For those of you who don’t religiously follow my twitter account, first of all, bless you. But you might wonder why I named my nature writing newsletter “The Morning Report” when like most day-job-having writers, I am wont to write it very last at night, usually because something is keeping me awake.
When I adopted a dog in late 2018, I agreed to do his morning walk, mostly because I work from home and my partner leaves for work at 7:30 am, but also because it is good for me to get out of the house that I both live and work in. I spend somewhere between 10 and 12 hours glued to a screen, and everyone involved, including myself, was getting a little concerned about my habit of waking up and logging directly on to manage social media accounts before coffee.
Categorically, making this commitment was a nightmare. The weather in the Merrimack Valley in the winter meant I woke up in the dark at 6:30 am to put on two pairs of pants and walk my 10-month-old puppy in the snow for at least an hour, just so that he would sleep for the 2-3 hours I needed to get focused work done. I drove 20 minutes each way to get to a park large enough to tire him out. Every routine around work I had previously was smashed into tiny, tiny pieces. And while I love my dog, he was a brat about it 95% of the time.
However, because I am both addicted to twitter and was freshly arrived in my relatively rural town after nearly 6 years living in urban centers, mornings in the park absolutely blew my mind. As miserable as the cold was, and as much as I hated going outside in the morning, I had genuinely forgotten how much I loved to be in nature, and how fascinating nature was on its own. And so the Morning Report was born.
Two years ago in the morning report:
And a year ago in the morning report:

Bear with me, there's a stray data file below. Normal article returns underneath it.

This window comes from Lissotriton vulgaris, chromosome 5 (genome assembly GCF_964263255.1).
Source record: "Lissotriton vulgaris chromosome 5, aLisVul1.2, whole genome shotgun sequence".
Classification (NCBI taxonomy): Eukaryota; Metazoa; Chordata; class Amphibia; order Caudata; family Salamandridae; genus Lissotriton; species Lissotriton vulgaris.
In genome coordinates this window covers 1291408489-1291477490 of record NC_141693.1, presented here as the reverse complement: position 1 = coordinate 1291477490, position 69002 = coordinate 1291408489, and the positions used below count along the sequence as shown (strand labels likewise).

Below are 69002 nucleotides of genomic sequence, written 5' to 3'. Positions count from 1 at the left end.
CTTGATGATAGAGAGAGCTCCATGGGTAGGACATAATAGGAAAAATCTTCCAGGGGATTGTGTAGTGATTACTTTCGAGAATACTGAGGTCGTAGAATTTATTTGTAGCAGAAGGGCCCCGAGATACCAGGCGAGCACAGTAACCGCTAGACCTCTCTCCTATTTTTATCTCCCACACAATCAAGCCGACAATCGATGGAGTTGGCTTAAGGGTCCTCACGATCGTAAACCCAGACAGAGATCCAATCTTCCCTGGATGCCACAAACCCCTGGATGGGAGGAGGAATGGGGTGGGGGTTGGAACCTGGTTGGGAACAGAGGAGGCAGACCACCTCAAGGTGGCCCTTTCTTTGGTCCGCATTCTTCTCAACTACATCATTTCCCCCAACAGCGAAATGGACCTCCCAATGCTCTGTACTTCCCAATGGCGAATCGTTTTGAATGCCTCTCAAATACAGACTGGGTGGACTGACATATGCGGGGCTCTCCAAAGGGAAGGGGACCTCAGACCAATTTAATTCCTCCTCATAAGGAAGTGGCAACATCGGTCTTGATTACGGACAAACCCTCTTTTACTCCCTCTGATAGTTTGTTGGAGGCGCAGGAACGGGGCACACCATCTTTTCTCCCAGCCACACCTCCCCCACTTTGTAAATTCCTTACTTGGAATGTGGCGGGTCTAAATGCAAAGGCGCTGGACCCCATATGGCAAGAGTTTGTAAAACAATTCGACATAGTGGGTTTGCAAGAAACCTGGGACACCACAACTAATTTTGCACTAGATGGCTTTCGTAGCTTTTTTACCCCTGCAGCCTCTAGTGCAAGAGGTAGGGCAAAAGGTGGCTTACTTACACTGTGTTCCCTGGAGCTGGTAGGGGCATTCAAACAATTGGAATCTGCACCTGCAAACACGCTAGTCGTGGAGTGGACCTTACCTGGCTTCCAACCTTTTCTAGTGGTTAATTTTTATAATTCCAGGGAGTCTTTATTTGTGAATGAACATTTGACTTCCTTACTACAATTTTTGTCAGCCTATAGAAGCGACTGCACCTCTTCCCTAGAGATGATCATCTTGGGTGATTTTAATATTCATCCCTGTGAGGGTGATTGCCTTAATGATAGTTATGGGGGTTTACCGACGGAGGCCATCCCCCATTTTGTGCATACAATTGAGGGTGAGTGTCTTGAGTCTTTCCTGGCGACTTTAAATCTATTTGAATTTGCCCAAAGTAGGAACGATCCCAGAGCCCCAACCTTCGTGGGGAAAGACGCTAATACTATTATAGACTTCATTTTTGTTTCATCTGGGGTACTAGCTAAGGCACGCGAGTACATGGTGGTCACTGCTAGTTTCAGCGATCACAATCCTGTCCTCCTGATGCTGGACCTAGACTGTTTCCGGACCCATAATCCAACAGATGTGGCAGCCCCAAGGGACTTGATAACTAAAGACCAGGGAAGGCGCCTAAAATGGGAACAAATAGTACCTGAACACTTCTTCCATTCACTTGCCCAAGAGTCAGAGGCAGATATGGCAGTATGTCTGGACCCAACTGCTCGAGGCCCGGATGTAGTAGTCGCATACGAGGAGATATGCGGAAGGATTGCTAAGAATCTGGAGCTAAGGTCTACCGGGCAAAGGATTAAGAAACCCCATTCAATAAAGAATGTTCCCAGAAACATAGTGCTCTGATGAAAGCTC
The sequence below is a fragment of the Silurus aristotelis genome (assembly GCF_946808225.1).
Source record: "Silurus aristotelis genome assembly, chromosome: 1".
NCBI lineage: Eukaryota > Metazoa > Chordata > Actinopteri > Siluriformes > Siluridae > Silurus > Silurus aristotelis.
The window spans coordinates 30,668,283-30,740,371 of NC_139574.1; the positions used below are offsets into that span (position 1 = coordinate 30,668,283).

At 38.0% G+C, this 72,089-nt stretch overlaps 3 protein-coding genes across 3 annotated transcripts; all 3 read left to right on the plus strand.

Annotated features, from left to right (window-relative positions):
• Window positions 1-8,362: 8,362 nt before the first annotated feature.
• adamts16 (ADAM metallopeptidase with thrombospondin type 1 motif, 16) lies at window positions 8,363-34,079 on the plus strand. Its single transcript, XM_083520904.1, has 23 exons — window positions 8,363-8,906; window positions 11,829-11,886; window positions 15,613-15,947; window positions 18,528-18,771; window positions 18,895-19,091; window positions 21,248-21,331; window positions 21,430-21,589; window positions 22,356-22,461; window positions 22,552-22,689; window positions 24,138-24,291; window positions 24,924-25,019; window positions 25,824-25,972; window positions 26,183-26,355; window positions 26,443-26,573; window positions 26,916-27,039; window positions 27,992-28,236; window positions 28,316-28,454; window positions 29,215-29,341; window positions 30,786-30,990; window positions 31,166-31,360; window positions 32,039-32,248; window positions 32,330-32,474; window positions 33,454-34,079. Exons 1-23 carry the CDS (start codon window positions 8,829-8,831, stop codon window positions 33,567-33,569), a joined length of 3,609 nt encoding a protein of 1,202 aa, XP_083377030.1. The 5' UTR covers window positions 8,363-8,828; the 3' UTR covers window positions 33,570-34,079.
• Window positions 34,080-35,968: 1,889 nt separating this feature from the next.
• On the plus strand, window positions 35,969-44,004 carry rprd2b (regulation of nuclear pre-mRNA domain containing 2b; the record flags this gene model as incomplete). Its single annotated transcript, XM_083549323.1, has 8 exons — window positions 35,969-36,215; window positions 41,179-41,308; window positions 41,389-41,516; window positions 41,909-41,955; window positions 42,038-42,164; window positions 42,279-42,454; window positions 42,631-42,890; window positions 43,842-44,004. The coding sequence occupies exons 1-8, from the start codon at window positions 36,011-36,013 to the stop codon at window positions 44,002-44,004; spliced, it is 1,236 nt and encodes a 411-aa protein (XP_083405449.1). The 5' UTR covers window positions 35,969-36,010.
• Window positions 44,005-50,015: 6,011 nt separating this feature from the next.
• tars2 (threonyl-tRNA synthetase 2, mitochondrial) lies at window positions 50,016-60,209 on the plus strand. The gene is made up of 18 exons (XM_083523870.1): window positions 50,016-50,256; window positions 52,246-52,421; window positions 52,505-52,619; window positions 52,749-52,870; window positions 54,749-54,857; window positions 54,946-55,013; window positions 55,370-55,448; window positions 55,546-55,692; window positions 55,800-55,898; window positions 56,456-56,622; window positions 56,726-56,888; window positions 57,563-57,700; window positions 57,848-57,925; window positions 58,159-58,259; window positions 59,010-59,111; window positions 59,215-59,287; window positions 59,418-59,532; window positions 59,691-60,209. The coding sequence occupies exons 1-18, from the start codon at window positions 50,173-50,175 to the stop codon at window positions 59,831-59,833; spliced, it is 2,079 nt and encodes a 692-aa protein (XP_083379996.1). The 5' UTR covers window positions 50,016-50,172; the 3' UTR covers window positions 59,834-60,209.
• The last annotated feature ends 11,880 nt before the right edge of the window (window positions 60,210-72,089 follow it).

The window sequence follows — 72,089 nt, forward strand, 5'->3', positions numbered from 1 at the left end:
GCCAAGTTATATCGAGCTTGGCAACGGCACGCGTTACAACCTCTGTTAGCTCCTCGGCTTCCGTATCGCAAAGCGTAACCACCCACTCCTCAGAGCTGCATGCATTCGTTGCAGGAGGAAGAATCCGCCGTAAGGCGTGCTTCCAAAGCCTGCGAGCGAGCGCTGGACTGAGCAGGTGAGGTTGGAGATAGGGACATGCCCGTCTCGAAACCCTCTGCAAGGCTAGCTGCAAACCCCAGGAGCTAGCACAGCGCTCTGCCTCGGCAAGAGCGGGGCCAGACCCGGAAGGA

After two or so years of tweeting out my observations from our morning walks, I have a digital catalog not just of what caught my eye, but how the seasons shift. I can also use to triangulate where the good mushrooms grew two years ago, a huge plus. It made me a better nature writer, which I had been aiming at for years, more observant, and more likely to slow down enough to observe. And if you follow me closely enough, you can generally find that a burst of Morning Report correlates to optimistic, productive periods in my own personal seasons.
I love to read and write more formally about the natural world, but there is only so much time in a day, and also the nature writing world is fraught with the same issues any beat has. Breaking in can be difficult. So much of what is published sounds the same, however unintentionally. I’ve been so gratified to see writers come to the fore in recent years who write about nature in the context of climate change and solidarity with non-human beings, with wide, wide lenses on what “nature writing” is. (I’ll make a list for a future dispatch, I think.) I dreamed up HumanxNature in part because it was what I wanted to read and couldn’t find.
Now I spent all day glued to my screens, but I start my day with the world outside. And the woods outside my windows feel likes like an empty place, and more like a crowd of quiet friends. The deer that live there feel like neighbors, and I certainly pay more attention to them than the vast majority of the cul de sac’s human occupants. I’ve learned to identify the plants, birds, trees, mushrooms that form my personal slice of the outdoors, and the world feels like a less lonely place because of it. And while this feeling of community has ratcheted up the tension of our collective precarious existence, but I’ll take it. I prefer a high-stakes and crowded world to a gently greening static backdrop.
If you’ve gotten this far, I invite you to join the Morning Report life. Anywhere plants grow and animals live is nature, even a city park, even your subway stop and its rats, even if you don’t have a large orange hound to bully you into it at daybreak. Tweet it or don’t, but greet the outdoor world as a friend. It’s hard to feel lonely while a bird is singing.